June 6, 2008 By Matthew Jones, The Virginian-Pilot
NORFOLK--When you're learning to drive a car, bumping into something can be a pain. When you're learning to drive a warship, a fender bender can put you in a world of hurt.
Enter that savior of both seacraft and careers: the simulator. The Navy unveiled its newest generation Thursday, offering a truer-to-life experience of sea life from the driver's seat.
The $3.5 million Navigation, Seamanship and Ship-handling Trainer complex at Norfolk Naval Station includes two full bridges, where crews can practice radar plotting and bridge navigation and management; and a bridge wing where they can practice mooring, getting under way and refueling at sea.
"It allows the junior officer to practice in really a no-risk environment," said Capt. Ken Krogman, head of training for Naval Surface Force Atlantic.
"If he hits the pier, so what? If he's too close to the oiler, so what? If he misses the man overboard, it's not a real man."
The simulator can mimic every type of ship in the fleet, from a seven-meter rigid inflatable boat to an aircraft carrier. It contains imagery for navigating all the major Navy ports, and software for the Panama and Suez canals is on the way.
Norfolk is the last of the Navy's seven major home-ports to get the system. The previous-generation simulators were concentrated in San Diego and Norfolk, meaning crews at those ports had to share simulator time with the remaining five.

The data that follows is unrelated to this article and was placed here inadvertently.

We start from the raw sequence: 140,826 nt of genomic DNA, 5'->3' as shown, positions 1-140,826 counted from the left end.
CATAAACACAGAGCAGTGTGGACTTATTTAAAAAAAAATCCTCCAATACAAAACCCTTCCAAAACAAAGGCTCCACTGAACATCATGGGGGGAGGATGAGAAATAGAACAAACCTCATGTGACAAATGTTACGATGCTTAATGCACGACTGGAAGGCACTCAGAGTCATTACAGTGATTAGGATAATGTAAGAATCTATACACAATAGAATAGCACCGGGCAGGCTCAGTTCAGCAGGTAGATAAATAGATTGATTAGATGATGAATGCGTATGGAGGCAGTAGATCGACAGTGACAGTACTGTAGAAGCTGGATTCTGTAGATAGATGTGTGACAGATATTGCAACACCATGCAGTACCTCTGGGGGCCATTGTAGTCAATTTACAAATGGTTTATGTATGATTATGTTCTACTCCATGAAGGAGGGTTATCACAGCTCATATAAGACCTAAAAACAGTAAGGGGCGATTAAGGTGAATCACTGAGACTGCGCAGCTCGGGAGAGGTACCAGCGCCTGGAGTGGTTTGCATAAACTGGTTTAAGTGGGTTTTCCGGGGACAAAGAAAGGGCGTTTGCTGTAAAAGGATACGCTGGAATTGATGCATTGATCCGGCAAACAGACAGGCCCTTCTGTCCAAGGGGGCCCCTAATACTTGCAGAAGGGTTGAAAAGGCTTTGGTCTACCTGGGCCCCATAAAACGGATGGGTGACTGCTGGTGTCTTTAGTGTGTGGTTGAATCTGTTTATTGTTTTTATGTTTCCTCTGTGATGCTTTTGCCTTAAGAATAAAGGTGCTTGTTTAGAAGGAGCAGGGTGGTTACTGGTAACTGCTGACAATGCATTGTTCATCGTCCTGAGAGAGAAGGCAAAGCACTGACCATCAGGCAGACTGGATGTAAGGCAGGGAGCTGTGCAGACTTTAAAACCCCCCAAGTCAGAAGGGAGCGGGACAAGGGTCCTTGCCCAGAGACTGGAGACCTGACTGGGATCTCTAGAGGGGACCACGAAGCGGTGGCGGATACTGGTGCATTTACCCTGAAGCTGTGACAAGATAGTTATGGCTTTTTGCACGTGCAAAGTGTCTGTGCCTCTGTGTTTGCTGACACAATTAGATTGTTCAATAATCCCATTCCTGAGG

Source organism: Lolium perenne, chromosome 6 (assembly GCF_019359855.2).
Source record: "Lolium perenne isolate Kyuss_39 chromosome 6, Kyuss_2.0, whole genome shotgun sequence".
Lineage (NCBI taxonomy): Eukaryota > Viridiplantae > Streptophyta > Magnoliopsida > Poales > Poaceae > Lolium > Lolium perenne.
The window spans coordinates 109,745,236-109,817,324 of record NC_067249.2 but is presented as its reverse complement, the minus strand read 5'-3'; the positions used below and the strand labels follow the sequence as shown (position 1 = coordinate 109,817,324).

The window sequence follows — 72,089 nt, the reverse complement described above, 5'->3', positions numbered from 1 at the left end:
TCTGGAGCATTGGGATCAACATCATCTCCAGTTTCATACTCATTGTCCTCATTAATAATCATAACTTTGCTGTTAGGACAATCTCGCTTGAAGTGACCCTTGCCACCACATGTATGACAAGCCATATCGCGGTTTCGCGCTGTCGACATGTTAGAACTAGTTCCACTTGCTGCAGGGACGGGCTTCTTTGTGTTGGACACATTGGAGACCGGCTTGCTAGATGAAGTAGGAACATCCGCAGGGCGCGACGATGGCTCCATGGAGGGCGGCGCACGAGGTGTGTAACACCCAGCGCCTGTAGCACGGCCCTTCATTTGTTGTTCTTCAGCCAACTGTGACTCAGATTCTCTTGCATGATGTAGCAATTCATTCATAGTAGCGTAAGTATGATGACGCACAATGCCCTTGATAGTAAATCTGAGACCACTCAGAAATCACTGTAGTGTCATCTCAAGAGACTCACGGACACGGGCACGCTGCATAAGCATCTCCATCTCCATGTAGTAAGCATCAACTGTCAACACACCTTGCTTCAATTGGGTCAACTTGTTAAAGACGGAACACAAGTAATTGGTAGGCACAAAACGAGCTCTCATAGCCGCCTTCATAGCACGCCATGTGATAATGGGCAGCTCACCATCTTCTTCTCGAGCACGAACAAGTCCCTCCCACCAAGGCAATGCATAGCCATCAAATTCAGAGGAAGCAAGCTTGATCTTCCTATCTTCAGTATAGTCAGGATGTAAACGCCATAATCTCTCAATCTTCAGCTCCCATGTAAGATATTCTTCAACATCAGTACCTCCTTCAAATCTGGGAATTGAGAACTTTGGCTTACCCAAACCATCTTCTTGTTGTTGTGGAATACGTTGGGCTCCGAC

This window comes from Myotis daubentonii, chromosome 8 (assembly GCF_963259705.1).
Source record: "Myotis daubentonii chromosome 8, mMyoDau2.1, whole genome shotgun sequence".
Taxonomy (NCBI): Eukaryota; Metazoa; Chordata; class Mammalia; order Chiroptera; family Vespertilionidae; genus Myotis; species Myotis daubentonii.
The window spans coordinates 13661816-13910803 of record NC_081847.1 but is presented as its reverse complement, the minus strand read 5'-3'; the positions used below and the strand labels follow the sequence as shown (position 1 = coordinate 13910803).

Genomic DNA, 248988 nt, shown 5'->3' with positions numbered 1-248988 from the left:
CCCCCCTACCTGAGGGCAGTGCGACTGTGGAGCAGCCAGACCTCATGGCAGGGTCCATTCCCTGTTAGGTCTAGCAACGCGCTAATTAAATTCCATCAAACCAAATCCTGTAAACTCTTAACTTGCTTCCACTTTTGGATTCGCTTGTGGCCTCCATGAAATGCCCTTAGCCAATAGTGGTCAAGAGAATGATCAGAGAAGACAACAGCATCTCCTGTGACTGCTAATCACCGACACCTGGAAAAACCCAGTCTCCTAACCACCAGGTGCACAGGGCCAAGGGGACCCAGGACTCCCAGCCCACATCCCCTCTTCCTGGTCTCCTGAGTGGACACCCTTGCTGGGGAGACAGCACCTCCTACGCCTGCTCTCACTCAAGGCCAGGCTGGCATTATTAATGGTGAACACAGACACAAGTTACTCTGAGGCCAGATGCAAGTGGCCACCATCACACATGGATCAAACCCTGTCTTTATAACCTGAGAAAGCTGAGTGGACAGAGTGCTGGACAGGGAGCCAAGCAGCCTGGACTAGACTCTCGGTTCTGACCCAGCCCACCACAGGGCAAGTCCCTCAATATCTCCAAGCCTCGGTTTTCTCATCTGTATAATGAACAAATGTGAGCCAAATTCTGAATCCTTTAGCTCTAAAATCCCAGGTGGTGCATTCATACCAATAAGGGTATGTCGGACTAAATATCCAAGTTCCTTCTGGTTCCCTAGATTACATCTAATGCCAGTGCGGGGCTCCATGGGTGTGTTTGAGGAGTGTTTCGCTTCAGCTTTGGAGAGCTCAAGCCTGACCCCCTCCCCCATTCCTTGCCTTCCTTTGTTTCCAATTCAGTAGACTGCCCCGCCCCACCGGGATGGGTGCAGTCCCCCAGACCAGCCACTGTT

Krogman said that when he was an ensign, sailors learned to drive a ship by driving a ship. The first simulators came into general use in the early 1990s, but they were rudimentary affairs with blocky graphics, limited motion models and much left to the imagination.
"Today's junior officers are of the video-game generation," he said. "They know a bad simulation when they see it."
The current software allows for the myriad variables crews face: wind, water depth, current, weather, sea state. It includes an audio track complete with wind noise, rolling waves and seabirds. And the sobering sound of a crash.
"It sticks in their minds if they hear a collision," Krogman said. "Then you can hit the reset button, debrief it and let them do it again."
In one of the simulation rooms Thursday, four junior officers from the carrier Dwight D. Eisenhower manned the bridge.
They had just finished driving a Nimitz-class carrier in the sleety open sea. They were now steering a destroyer as it left Pearl Harbor in calm water on an overcast day.
"Ease rudder right five degrees," Ensign Chet Walker said, as he watched the 240-degree computerized view from the room's 13 windows.
"Ease rudder right, aye," replied Ensign Chad Gross from the helm.
"Rudder midships, aye. No new course given."
Back and forth, commands given, commands received as the ship eased forward.
The ship stopped dead in the water. The four debated what had just happened. Instructor Jack O'Neill appeared with the verdict: they'd run aground.
"It's a great opportunity to make a mistake without costing the government a bundle of money," Walker said.
Gross, like these other Eisenhower officers, had done his share of grunt work as a former enlisted sailor. So experiencing the Navy from the bridge was a singular experience.
"Driving an aircraft carrier...," he trailed off. "I don't know how to word it."